Therefore, when the surface so treated is irradiated with ultraviolet light the organic matter with the combined fluorochrome will fluoresce with a distinct color differing from the color of the solution itself or the dry remants of the solution that may have been left on a perfectly clean surface. example, appears light yellow in daylight but fluoresces with a strong purplish blue under the ultraviolet light. However, when it is adsorbed on, or chemically combined with, organic matter adhering to the surface of an article, it appears bright yellowish green or greenish blue in color, the hue depending on the composition and age of the residues. If it is a streak of fresh milk the fluorescent color under the ultraviolet light is bright whitish blue, but if the milk is stale, the color is less intense yellow; and the complex inorganic-protein residues from milk commonly known as milkstone will show up with a characteristic yellowish color.
In any event there is a marked visible contrast between the clean and the contaminated areas. This contrast may be accentuated by rinsing the treated utensil so as to remove the unreacted fluorochrome from the clean areas. The contrast may be still further accentuated by the use of a suitable filter before the eyes when making the examination. This filter may be a sheet of plastic or glass of the proper color characteristic held in front of the eyes, or the glass or plastic may be fitted to the usual spectacle frame. In general a yellow, orange, amber, green, or yellowgreen filter will be found to give good contrasty results. The selection of the filter color depends upon the fluorochrome used, the specific type of soil to be detected on the treated articles, and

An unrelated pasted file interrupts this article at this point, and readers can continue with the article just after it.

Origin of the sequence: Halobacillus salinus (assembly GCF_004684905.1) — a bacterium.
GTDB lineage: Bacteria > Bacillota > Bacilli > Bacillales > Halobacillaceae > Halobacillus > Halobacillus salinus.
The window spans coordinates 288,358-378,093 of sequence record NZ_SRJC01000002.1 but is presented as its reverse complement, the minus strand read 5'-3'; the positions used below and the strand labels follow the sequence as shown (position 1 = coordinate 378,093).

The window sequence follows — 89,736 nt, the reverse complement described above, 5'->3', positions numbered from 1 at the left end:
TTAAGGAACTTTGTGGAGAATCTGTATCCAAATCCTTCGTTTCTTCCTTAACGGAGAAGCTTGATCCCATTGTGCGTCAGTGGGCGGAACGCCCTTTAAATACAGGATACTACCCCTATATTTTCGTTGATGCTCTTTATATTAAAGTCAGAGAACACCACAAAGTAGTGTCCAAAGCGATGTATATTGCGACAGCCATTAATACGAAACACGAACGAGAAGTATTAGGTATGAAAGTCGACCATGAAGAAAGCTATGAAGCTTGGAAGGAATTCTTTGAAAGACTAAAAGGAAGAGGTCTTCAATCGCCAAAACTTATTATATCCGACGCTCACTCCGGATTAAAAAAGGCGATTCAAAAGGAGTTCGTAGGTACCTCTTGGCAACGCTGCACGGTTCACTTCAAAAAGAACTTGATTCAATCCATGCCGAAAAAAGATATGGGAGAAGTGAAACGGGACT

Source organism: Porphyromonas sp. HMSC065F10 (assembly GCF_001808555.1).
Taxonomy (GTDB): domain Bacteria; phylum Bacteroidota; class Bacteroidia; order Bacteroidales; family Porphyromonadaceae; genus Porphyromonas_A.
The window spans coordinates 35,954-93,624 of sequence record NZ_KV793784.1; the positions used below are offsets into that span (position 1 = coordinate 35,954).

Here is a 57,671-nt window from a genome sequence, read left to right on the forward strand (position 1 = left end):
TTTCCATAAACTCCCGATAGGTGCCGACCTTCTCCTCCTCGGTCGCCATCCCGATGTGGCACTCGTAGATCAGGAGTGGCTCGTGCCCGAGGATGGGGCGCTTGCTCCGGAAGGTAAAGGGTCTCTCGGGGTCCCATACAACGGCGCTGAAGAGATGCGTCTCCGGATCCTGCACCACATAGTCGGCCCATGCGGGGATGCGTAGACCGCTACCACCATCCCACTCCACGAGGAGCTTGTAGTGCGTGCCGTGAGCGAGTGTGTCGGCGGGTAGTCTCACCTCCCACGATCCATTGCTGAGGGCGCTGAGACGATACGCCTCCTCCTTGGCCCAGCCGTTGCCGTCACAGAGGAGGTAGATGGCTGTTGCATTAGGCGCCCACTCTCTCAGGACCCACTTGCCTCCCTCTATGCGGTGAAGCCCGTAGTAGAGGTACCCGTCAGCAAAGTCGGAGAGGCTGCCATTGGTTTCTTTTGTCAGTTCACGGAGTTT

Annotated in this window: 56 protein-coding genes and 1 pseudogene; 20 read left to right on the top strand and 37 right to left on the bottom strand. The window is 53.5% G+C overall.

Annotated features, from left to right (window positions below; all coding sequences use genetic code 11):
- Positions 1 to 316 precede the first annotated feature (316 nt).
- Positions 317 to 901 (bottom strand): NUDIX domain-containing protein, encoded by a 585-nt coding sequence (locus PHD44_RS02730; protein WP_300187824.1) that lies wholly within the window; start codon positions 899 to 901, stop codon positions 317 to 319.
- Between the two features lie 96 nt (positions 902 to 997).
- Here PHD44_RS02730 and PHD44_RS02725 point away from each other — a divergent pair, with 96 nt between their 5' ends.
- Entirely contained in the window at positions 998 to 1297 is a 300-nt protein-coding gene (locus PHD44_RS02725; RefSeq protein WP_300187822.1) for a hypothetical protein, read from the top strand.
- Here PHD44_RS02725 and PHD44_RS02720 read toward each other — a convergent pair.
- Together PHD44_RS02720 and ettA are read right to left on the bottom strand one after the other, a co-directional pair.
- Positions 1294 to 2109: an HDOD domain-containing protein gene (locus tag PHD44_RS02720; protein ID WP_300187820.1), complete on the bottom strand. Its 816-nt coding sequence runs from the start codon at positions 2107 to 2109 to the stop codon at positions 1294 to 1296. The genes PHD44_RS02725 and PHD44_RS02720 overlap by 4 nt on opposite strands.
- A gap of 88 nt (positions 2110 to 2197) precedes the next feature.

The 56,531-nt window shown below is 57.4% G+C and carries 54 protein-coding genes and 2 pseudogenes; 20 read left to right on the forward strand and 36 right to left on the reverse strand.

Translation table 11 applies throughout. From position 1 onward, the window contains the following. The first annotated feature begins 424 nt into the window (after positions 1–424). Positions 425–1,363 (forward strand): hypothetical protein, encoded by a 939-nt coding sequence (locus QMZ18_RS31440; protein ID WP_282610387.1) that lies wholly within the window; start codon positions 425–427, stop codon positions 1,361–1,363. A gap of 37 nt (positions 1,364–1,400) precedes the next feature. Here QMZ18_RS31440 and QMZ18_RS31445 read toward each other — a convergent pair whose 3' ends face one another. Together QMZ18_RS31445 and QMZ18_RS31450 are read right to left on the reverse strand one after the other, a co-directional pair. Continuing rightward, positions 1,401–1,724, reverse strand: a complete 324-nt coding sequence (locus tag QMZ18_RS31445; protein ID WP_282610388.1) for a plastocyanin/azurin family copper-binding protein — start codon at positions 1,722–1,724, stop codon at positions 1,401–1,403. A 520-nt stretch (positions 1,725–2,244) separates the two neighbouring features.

the visual characteristics of the individual observer. An additional advantage of using a viewing filter is that it absorbs the ultraviolet light and shields the eyes from the annoyance of the fluorescence of some of the interior parts of the eye itself when exposed to ultraviolet light, and also eliminates the visible blue and purple light from the ultraviolet source.
The ultraviolet light may be obtained from a suitable light source with an intervening filter, such as that commonly known as Woods glass, which cuts ofi most of the visible light as is well known to those skilled in the art. Virtually any of the ultraviolet lamps commercially available are suitable for use in the method of this invention, as for example, the mercury vapor lamp, cadmium, argon. or carbon arc lamps. For the purpose of this method I prefer to use a light band with the maximum transmission at about 3600 Angstrom units and with as little visible light as possible.